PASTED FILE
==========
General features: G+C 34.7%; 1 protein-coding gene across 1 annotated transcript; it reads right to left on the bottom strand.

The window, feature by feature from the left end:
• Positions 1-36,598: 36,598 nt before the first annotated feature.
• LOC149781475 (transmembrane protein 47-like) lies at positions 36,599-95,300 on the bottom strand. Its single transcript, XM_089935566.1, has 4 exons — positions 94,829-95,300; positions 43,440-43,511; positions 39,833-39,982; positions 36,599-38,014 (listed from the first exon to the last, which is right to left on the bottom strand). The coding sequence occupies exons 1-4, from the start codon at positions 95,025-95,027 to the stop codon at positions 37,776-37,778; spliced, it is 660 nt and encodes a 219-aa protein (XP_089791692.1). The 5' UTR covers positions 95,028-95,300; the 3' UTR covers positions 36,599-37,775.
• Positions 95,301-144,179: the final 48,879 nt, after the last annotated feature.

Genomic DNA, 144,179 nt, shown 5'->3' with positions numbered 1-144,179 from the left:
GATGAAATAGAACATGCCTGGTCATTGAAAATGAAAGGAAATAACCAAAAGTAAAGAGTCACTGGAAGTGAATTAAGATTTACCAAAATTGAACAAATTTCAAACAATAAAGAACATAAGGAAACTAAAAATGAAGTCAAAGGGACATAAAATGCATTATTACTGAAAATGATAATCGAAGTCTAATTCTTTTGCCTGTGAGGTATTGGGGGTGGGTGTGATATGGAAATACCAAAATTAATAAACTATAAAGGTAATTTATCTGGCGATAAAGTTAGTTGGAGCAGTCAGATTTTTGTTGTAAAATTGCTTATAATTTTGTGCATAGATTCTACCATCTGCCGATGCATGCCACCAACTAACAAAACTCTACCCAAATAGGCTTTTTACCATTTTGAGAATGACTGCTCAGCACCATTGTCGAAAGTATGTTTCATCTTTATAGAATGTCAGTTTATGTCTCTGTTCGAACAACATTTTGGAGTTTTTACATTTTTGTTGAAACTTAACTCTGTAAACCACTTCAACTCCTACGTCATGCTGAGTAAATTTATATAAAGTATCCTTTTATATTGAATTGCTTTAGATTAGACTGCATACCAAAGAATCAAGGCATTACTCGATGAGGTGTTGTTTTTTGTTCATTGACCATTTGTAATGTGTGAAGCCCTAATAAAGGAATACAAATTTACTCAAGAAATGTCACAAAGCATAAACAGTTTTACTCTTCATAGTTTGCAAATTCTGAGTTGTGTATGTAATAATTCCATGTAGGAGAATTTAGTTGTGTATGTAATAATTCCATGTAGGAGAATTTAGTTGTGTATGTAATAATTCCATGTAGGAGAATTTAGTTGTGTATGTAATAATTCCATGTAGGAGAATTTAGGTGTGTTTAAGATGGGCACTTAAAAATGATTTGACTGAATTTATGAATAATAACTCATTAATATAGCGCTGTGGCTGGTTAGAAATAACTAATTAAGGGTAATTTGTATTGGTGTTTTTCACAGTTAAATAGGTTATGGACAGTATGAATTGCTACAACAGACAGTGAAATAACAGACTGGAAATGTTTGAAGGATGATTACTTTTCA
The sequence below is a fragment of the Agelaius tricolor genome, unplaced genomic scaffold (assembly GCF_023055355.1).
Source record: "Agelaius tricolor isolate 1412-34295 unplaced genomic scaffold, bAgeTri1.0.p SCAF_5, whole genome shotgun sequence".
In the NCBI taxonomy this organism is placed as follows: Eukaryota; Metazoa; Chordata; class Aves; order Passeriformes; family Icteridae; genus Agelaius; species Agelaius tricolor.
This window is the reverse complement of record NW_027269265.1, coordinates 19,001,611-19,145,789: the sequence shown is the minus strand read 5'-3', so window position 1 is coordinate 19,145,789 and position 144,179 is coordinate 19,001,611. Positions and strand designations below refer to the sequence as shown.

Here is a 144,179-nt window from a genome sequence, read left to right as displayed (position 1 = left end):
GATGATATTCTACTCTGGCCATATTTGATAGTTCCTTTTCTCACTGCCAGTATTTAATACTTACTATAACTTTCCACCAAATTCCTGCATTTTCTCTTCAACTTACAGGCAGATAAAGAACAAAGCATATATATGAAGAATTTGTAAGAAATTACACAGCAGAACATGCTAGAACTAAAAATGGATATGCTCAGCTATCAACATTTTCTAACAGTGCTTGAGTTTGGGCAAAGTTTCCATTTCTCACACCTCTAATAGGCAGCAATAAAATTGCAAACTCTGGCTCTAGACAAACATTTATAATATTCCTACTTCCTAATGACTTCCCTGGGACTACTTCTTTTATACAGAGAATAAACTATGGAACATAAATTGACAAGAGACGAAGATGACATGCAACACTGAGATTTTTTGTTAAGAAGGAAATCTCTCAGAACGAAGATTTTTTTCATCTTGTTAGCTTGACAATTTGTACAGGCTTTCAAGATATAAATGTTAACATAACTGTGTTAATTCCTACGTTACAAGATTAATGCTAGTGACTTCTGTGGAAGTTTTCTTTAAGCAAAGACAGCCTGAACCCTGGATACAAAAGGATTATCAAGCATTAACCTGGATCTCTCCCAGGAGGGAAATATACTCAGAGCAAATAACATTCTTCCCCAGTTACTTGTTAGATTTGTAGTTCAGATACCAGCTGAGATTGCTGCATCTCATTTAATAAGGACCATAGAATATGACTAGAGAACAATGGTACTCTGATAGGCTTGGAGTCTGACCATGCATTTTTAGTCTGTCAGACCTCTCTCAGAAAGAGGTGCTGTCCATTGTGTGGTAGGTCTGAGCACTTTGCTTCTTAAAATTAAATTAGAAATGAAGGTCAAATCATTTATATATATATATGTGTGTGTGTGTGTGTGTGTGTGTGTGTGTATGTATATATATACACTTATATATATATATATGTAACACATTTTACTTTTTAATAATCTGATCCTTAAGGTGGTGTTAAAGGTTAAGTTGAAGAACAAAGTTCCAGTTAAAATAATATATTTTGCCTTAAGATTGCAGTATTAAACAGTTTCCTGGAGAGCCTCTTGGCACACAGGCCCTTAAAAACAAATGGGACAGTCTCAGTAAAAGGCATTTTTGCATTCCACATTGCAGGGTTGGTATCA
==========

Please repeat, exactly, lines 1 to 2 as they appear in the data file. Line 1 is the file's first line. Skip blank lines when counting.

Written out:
General features: G+C 34.7%; 1 protein-coding gene across 1 annotated transcript; it reads right to left on the bottom strand.

The window, feature by feature from the left end: